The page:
Be aware of what is widely known as the “Five Wishes.” It’s very practical advice about being prepared to face the end of your life. Who do you want to make medical decisions for you when you can’t? What kind of medical treatment do you want, or do you want to avoid? How comfortable do you want to be, specifically? How do you want people to treat you, again, specifically? And what do you want your loved ones to know—about your relationship with them, and about your thoughts about the end of your life?
Redefine what it is to “do everything” medically at the end of your life. Do you really want to go through treatment that may extend your life by a little bit, or not at all, at the cost of a lot of pain and discomfort to both you and your family?
Be aware of, and seek early, the great blessing of hospice care, especially in your own home.
Make use of the great advances in integrative care and pain management made available by modern medicine, including the use of medical marijuana.
Focus on comfort, and enjoy the simple things, most importantly, all the relationships you’ve developed over your lifetime, whether in person, or by remembering all those people who have been important to you.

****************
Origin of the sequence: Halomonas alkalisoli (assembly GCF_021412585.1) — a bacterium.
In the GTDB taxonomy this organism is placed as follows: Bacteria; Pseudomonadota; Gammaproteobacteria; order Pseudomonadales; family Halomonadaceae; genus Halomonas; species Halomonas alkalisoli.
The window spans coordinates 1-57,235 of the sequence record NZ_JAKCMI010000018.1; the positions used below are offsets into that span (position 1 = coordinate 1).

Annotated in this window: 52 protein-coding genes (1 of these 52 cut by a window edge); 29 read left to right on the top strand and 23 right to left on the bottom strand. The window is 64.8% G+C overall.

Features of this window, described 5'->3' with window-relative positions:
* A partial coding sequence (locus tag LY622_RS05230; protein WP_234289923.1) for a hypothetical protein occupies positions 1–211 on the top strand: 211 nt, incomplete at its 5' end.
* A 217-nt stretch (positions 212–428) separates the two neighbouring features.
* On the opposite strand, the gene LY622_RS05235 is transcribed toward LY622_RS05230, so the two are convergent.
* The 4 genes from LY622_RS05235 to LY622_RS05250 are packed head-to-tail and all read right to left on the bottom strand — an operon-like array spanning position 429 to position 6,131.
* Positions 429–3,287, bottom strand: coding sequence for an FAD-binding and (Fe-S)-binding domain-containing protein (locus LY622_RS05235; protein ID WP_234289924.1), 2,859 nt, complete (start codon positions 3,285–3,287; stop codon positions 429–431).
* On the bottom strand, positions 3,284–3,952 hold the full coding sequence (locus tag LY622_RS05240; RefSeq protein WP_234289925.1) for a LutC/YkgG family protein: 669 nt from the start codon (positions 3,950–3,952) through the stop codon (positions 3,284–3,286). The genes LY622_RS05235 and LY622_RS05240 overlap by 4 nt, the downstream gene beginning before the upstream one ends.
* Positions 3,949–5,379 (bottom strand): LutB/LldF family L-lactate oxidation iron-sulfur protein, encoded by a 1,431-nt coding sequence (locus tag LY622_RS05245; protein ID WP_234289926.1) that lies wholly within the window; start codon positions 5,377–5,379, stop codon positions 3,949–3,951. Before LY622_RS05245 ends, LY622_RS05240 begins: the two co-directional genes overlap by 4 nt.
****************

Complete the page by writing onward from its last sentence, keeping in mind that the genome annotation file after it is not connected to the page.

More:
Say what’s important to the people you care about, and do it now. Don’t delay. And share with others what’s important to you, including books, music, and things. Give things away. Don’t wait for others to sort through what has given you such joy and meaning.
Open the door to God. That’s the title of a chapter. I can’t think of a better way of putting it.
Embrace the next chapter. That’s also the title of the last chapter of the book. For those who believe that nothing can separate us from God’s love, as the Apostle Paul says, then there is another chapter, there is peace at last, and there is hope to embrace.
As I say, this is just a bare bones list. I write more fully in the book about each of the ten things you need to know about making a graceful exit. This is information that has certainly helped me—is helping me—and I’m convinced will be valuable to anyone who’s facing the end of life. It will also benefit their families.